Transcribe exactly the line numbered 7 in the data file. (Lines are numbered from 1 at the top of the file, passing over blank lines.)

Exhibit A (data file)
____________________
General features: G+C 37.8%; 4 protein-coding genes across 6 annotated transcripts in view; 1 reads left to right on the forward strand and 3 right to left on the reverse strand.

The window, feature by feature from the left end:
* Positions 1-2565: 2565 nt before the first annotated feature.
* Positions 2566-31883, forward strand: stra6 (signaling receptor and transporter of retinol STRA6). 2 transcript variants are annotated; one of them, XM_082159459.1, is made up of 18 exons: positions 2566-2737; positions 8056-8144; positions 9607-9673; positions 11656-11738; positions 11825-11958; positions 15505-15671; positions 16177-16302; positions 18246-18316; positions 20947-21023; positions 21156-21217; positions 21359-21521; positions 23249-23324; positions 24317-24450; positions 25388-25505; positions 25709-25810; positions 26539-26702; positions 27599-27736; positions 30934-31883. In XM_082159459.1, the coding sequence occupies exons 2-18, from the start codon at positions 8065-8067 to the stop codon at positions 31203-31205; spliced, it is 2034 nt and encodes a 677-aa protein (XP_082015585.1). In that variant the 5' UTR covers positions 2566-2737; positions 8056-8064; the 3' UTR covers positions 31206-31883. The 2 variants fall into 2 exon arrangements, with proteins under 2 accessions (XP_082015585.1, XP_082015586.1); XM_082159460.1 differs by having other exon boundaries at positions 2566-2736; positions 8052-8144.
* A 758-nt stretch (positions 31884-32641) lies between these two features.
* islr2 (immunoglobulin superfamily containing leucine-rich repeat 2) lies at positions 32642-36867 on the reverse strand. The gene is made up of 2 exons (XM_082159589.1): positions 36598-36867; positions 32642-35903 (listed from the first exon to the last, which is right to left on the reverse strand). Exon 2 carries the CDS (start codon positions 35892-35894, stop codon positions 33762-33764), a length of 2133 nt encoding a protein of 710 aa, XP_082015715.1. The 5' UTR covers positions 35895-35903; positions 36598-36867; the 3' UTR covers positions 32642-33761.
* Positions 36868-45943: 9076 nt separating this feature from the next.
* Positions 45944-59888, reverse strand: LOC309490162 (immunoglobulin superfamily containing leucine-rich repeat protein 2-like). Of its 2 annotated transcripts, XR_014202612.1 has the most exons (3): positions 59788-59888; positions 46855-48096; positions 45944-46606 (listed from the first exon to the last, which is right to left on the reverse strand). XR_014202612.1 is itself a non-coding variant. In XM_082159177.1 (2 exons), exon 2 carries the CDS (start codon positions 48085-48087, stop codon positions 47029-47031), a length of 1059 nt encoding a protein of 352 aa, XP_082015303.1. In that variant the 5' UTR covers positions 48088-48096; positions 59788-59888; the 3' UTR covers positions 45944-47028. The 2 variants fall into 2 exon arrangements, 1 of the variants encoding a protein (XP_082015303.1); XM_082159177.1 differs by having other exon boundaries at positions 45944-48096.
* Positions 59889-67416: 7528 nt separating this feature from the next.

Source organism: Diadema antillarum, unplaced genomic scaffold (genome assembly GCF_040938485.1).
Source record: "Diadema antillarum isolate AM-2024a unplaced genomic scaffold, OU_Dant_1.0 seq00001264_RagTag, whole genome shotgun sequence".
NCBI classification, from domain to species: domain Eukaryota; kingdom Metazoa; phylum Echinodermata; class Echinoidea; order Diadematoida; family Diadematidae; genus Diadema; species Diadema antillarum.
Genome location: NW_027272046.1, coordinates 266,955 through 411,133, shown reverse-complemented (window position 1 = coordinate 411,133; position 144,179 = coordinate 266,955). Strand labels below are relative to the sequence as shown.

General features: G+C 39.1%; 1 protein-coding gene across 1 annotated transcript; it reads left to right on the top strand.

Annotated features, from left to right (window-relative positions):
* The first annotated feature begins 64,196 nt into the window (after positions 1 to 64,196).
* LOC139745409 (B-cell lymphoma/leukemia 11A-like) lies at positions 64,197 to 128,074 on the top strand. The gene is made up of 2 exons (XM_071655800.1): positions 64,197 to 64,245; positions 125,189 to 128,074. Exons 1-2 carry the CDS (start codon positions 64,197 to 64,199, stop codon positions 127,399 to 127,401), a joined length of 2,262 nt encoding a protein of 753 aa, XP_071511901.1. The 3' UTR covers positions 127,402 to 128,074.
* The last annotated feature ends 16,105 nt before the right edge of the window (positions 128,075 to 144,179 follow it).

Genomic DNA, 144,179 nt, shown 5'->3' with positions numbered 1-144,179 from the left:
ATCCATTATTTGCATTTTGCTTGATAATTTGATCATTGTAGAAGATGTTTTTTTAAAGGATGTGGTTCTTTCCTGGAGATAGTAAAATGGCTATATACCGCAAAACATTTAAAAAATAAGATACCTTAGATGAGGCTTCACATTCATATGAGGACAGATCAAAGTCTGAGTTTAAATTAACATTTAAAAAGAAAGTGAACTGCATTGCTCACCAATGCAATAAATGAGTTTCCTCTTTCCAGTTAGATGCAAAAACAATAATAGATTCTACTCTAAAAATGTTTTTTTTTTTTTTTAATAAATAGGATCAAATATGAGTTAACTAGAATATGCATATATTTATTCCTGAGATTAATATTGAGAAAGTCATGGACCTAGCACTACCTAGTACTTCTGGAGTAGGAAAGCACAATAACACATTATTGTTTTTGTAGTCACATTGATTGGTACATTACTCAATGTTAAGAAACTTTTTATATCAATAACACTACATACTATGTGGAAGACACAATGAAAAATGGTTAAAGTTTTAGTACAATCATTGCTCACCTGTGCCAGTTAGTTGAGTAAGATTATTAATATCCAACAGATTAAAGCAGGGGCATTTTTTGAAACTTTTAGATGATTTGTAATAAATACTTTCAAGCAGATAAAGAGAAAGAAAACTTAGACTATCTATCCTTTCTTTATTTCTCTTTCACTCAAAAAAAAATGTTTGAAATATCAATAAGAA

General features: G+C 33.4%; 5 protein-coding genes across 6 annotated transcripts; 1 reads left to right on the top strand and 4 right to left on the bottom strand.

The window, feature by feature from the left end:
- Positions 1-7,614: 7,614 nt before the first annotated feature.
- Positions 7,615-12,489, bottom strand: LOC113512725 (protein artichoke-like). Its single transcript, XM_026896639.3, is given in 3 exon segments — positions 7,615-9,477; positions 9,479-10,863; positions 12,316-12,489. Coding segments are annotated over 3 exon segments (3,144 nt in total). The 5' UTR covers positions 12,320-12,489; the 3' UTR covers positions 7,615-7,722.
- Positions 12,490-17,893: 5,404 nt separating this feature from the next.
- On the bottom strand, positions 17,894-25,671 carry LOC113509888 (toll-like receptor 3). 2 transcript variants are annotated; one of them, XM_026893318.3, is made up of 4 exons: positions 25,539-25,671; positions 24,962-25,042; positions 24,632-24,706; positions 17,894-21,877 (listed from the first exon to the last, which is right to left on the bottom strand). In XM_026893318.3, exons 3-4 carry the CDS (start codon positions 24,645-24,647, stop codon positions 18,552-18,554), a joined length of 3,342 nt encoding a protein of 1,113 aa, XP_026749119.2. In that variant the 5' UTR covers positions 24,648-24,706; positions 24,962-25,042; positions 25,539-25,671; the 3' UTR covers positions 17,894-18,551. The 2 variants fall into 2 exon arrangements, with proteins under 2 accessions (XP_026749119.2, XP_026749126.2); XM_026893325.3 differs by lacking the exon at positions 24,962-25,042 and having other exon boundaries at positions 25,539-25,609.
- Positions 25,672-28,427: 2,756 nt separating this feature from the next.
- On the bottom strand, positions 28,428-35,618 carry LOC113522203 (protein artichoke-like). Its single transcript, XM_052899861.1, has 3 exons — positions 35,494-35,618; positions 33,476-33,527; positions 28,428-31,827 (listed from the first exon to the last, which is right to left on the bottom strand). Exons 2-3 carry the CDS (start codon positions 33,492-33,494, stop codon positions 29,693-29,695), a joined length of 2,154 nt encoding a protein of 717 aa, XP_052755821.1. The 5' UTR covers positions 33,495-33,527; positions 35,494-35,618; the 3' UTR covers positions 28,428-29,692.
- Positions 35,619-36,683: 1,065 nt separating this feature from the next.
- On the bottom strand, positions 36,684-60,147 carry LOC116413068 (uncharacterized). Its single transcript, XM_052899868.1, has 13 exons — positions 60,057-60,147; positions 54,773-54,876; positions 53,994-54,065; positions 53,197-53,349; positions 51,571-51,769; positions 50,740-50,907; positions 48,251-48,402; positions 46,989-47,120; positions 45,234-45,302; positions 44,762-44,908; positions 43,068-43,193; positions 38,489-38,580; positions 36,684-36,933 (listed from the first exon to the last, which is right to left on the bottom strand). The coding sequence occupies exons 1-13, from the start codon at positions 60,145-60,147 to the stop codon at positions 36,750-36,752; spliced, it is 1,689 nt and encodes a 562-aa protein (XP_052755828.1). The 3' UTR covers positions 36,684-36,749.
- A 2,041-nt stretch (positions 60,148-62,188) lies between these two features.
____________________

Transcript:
* Positions 36868-45943: 9076 nt separating this feature from the next.